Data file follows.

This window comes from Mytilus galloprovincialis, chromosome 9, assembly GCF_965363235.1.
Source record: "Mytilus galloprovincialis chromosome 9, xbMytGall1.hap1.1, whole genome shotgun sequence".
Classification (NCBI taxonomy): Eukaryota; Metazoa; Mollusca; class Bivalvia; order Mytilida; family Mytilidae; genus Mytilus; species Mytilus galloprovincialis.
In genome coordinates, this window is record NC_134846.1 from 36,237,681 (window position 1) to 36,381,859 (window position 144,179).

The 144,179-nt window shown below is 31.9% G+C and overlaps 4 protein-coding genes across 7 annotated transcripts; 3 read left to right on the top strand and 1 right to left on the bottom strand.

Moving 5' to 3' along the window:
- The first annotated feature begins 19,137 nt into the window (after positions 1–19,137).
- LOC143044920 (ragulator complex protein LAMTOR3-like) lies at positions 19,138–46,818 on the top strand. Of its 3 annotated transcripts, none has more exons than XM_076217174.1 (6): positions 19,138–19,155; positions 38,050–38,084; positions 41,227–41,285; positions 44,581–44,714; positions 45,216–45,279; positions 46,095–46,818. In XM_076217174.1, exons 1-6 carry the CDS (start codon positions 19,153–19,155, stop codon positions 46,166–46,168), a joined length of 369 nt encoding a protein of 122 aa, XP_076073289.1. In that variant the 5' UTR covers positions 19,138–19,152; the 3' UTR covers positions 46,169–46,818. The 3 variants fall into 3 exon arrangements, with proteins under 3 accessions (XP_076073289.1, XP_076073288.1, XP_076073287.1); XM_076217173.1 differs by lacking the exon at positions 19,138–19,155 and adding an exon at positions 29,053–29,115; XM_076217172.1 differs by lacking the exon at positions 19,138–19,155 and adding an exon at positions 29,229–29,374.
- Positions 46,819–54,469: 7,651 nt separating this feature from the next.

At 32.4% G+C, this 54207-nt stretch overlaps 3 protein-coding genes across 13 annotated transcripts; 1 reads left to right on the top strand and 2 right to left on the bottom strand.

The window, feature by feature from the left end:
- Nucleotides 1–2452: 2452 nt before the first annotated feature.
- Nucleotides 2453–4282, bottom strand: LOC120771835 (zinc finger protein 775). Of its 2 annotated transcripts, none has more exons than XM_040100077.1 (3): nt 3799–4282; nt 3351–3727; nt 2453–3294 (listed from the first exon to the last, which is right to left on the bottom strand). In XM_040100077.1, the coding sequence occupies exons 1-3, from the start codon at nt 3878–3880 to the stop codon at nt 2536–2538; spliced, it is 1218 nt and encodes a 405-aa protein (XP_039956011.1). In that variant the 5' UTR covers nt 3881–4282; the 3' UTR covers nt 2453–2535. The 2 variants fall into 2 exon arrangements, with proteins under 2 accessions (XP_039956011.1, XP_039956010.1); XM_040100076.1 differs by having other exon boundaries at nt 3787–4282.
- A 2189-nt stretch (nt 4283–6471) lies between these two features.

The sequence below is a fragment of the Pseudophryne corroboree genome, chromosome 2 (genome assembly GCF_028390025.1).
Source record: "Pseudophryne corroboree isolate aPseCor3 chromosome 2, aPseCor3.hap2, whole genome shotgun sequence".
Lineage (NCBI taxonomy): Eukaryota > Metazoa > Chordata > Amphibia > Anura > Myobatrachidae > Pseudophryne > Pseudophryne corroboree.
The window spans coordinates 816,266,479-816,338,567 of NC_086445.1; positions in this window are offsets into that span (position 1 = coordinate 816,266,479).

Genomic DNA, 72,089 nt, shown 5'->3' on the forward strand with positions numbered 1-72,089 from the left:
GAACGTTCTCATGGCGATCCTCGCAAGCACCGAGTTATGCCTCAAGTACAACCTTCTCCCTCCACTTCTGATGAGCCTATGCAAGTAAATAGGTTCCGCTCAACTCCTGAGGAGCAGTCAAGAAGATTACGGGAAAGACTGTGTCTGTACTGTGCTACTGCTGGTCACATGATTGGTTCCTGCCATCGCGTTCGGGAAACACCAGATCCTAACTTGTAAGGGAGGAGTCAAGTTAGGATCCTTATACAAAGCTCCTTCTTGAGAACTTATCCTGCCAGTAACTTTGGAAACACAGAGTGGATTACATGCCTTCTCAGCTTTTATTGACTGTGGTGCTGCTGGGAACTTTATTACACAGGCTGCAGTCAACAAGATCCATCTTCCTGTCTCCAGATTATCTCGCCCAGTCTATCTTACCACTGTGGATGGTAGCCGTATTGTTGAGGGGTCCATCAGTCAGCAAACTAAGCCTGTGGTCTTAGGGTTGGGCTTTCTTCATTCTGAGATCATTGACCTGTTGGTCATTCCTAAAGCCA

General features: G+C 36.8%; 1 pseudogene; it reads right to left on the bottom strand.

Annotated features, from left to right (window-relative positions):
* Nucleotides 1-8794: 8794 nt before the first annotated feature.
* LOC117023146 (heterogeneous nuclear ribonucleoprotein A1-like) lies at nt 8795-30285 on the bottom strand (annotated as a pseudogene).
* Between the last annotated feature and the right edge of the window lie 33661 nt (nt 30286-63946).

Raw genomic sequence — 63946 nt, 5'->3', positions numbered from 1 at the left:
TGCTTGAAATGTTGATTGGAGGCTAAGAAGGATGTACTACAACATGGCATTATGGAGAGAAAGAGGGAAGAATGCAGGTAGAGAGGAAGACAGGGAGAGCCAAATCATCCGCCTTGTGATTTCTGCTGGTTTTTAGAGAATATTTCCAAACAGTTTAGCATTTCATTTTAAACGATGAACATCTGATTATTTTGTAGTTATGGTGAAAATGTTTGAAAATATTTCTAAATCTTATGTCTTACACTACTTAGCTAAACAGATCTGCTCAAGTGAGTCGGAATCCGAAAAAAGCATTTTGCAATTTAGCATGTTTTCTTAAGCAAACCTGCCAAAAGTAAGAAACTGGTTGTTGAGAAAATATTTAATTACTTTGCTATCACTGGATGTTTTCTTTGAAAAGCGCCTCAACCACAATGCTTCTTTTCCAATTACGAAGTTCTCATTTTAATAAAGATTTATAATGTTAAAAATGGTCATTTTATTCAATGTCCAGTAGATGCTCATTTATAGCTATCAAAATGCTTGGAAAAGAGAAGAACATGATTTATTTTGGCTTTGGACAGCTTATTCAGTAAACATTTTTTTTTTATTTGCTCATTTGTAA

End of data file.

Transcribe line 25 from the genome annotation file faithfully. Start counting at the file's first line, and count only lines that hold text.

* Between the last annotated feature and the right edge of the window lie 33661 nt (nt 30286-63946).